Skip to main content

Up for Adoption

I can’t believe how shocked I was when I watched that episode of “The Sopranos.”

No, I’m not talking about the last episode, the flukey ending that got everyone’s knickers in a twist. And I don’t mean that I was bowled over by the violence, crudity or fundamental inhumanity of any particular episode. This was far more disturbing.

A couple of weeks ago, I revisited Sopranos episode number two, and one scene in particular knocked me for a loop: The crew has “boosted” a trailer-load of this new, whiz-bang consumer electronics gadget—the DVD player.

Paulie: “I hear there’s not as many titles available as on laser. There’s more coming, though. My internist told me the picture’s not that different from laser, either. But the sound… way improved.”

Good grief… could it have been such a short time ago that DVD players were bleeding-edge technology? I can barely remember such a time, but there it is, immortalized in a contemporary icon of pop culture… “The Sopranos.” And, relatively speaking, it was only yesterday.

According to the Consumer Electronics Association, the first DVD players and DVD film titles hit U.S. stores in early 1997. The turning point was in 1998 when approximately 23 million players were sold, and nearly 2,500 titles were published. In 2001, DVDs overtook VHS sales, and the rest is history.

Today, of course, I can run down the block to the supermarket and pick up a fully-featured DVD player for $49.95, along with a handful of feature films for under $10 each. If “cheap” is the measure of market saturation, then we have indeed arrived.


For working professionals, the story of the DVD’s incredible time-to-adoption holds implications, which go beyond the simple gee-whiz factor.

The first realization was that it was time to sell off the VHS duplicators to the scrap dealer, and learn the ins-and-outs of the fickle world of MPEG-2 compression and disc authoring. In the beginning, I can recall paying a neighboring facility to have a “first play” (no menu) DVD authored on their $25,000 Sonic DVD Creator system, a set of proprietary compression hardware and semi-automatic coding utilities, hosted on the newly-designed Mac G4. It wasn’t cheap. Within the year, we were dragged, kicking and screaming, into software-based compression and authoring, burning programs onto $25-a-pop DVD-R blanks.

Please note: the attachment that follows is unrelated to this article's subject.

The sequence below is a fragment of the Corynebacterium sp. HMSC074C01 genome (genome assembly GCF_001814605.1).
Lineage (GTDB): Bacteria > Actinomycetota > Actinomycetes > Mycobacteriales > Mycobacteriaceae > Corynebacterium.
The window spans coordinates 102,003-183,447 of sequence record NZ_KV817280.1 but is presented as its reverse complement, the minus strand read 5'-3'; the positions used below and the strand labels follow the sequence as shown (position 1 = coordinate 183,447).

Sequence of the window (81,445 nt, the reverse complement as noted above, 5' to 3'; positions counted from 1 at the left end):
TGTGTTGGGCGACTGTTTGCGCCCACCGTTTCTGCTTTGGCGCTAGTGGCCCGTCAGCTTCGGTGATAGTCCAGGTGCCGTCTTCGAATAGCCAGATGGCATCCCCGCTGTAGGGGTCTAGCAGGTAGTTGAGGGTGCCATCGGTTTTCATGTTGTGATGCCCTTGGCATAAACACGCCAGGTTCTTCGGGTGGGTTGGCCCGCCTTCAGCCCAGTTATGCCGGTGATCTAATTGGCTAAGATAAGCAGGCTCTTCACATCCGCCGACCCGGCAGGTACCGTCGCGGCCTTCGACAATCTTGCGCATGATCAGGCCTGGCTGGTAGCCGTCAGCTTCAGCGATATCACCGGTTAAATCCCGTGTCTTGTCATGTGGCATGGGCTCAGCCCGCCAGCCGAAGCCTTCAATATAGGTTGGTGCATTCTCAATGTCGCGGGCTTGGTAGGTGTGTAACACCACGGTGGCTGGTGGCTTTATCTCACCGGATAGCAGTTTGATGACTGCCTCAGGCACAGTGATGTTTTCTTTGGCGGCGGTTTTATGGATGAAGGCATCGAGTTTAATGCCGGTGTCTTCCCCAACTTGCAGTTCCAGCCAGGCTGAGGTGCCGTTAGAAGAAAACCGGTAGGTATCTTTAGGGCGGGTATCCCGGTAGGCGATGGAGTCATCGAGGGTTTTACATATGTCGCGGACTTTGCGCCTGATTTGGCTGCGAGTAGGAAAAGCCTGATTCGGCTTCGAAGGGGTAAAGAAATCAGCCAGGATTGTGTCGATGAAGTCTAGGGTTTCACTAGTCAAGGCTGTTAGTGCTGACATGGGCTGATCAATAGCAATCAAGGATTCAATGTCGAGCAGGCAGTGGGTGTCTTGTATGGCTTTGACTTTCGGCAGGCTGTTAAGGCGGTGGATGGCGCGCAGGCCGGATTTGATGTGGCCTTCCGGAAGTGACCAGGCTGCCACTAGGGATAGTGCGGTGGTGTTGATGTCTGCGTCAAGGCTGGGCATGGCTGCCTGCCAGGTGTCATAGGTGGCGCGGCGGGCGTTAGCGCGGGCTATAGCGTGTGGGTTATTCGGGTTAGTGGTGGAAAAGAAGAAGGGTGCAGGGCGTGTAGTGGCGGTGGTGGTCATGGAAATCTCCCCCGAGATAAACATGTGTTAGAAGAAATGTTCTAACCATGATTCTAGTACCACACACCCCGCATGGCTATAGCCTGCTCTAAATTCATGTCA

(click thumbnail)Good grief...could it have been such a short time ago that DVD players were bleeding-edge technology?The transition, mind-numbing and expensive as it was, was worth the effort. For once, our clients’ time-to-adoption matched the national trend, and in what seemed like no time at all, they began choosing DVDs as their deliverable of choice. We had made the transition.

The big-picture lesson, though, is a familiar one: One fine day, everything you know is suddenly wrong. Formats can change in the twinkling of an eye, and forces outside of your control—market forces—will dictate what those changes will be. The best technology will not always win the day, nor will the most cost-effective; and you cannot predict even the shortest-term future of technology. Translation: Go with the flow. And plan on being asked to dip into your wallet—frequently—to support the never-ending march of progress.

When will it all stop? Never, if we’re lucky, because this expensive and upsetting phenomenon called change is actually netting out to some wonderfully streamlined workflows, higher sound and picture quality, and extended production features. Production technology is more affordable than ever, and open standards and widely published APIs have turned software innovation into a grassroots affair.


Here’s a case in point: We were recently hired to shoot a multicamera project, and the specification called for production on Sony’s optical disc-based XDCAM HD system, something we were unfamiliar with. Rolling a total of six ISO XDCAM HD recorders over five days of shooting served as a crash course in adapting to an unfamiliar format.

On the minus side, well—we couldn’t really decide what directorial command to use to get the show on the road. “Roll tape!” didn’t seem appropriate; “Lasers on!” and “Burn bits!” just seemed to lack a certain panache. I think we settled for “Flame on!”

On the plus side, compared to some of the competing methods of high-def acquisition, is the benefit—real or imagined—of tangible, physical media… something to feel and touch, something to catalog and store at the end of the shoot. The media itself feels ever so slightly less fragile than a cassette full of polyester tape. I have no idea if that’s true; but perception counts for points, and even in my active imagination, I can’t imagine that horrible crinkling noise—the sound of a threading ring run amok—coming from an XDCAM HD disc. And since the digital information is stored more like data than like a linear bitstream, the real-time process of digitizing footage into an edit system can be treated like a file transfer, moving packetized lumps of content from the XDCAM HD deck in half the time. This is a modern format, made for modern workflows.

Of course, neither disc-based XDCAM HD nor hard-drive recorders nor solid-state memory media will be the last word in acquisition; nor will today’s consumer formats, like Paulie Walnuts’s “way improved” DVD’s, endure forever. Soon enough, inventors and developers will launch entirely new technologies, inconceivable by today’s standards, and we’ll be off to the races once more.